Just four months ago, the People's Republic of China was on top of the world. Beijing continued to bask in the glow of the 2008 Olympics. And China seemed almost immune from the global economic crisis, its stimulus packages hailed as the driver of economic recovery in Asia and beyond.
Last week's announcement by Google that it would no longer allow censorship of its Chinese search engine, and that it might even pull out of China altogether, is sending shock waves through economic, social, and political circles. Google is being hailed by some for its courage in standing up to Chinese refusal to honor Western norms of freedom, online or otherwise.
Yet Google's dramatic statement is just the tip of a public relations iceberg into which China's seemingly unsinkable ship of state has slammed.
Beijing recently has been hammered for its Christmas Day sentencing of prominent human rights activist Liu Xiaobo to 11 years in prison for "subversion." London's condemnation of China's December execution of a mentally impaired British citizen for smuggling reflected widespread anger in England.
Liberal condemnation of China's single-handed scuttling of an environmental agreement at Copenhagen that same month is paralleled by conservative ire over Beijing's refusal to support serious sanctions against Iran's nuclear program.
American military and congressional leaders are hardening their criticism of China's military buildup and threatening activity in the South China Sea and of continued monetary control of the yuan while America's economy wallows.
Has world public opinion on China reached a tipping point? For well over a decade now, awe at China's economic growth, combined with receptivity to Beijing's economic and political blandishments of countries around the globe has led to a media and intellectual lovefest.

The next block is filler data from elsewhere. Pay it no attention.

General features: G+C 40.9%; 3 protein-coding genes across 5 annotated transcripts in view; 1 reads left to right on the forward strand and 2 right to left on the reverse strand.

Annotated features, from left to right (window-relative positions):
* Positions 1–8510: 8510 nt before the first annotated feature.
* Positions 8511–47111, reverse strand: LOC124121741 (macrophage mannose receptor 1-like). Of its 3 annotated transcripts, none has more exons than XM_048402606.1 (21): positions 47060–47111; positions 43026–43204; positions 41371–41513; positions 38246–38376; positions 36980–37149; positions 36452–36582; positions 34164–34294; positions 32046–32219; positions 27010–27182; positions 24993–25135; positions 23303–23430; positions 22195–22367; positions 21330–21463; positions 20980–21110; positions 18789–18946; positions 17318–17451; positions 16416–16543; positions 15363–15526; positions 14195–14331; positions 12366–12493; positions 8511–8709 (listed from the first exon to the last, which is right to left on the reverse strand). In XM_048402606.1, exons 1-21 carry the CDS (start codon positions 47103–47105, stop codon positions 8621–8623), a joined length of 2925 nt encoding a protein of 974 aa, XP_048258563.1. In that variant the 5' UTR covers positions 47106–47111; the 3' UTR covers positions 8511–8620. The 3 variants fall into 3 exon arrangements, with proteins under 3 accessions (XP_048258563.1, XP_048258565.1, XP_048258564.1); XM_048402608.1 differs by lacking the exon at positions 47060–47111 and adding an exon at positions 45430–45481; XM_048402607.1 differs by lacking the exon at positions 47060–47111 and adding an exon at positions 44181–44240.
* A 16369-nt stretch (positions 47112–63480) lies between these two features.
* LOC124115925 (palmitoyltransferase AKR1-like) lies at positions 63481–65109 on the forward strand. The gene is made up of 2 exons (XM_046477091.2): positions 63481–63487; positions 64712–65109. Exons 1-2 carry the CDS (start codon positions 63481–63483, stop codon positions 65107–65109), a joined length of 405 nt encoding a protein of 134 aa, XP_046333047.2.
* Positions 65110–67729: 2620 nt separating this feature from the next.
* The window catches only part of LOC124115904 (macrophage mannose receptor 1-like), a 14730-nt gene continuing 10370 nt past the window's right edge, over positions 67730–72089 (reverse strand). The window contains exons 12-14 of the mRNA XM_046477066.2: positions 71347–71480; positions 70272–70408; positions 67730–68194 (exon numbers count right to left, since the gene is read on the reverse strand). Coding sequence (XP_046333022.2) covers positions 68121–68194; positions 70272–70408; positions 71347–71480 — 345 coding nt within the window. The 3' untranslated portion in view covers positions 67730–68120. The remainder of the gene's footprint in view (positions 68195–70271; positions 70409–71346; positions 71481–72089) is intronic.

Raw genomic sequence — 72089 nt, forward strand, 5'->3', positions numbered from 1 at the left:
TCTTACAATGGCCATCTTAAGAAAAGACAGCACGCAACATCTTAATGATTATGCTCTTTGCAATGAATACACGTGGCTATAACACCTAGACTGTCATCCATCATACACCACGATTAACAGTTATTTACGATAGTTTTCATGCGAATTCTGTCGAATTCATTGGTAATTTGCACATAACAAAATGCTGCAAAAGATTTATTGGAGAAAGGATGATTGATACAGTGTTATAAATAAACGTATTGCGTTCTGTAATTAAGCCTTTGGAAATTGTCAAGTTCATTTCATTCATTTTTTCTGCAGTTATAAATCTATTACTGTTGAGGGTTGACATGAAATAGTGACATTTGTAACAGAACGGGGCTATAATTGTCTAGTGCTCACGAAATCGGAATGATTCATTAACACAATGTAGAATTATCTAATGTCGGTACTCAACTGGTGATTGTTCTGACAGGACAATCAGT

Questions about China's human rights repressions, control of ethnic minorities, threatening offensive military buildup, and predatory trade practices were often soft-pedaled or at best, asked sotto voce.
Supporters of engagement with Beijing assured the world that more interaction with China ultimately would lead to liberalization of the Chinese Communist Party; in other words, that China would become a "responsible stakeholder" in the global community, befitting its status as the world's third-largest economy.
Perhaps over time, a more liberal government will emerge, acting less threatening to its neighbors and allowing its own people more freedoms. But China has had decades to act responsibly. Now, global public opinion may be hardening against it.
What does this mean for China's relations with America and the world? Given that Beijing and Washington have not crafted a relationship of trust and open communications over the past decades, any anti-Chinese moves by the U.S. government, critical public press, and business reluctance to submit to Chinese unfair play, may result in an angrier, more truculent Chinese leadership.
The world has seen repeated examples of offended Chinese amour propre even when America and other countries have attempted to placate Chinese feelings.
A period of sustained tension between China and the world could lead to further Chinese probing of American and Asian countries' defenses, more deployment of advanced weaponry including aircraft carriers, continued obstruction over Darfur and Iran.
Similarly, liberal hopes for a more open China could be dashed as Beijing tightens its control over civil society in response to Western criticism. There is little reason to believe that Beijing will liberalize and become more cooperative if it feels offended and threatened by global public opinion and foreign government policy, despite having brought this upon itself.
Google revolutionized the Internet; it may have also revolutionized the world's relations with China.
Michael Auslin is a resident scholar at AEI.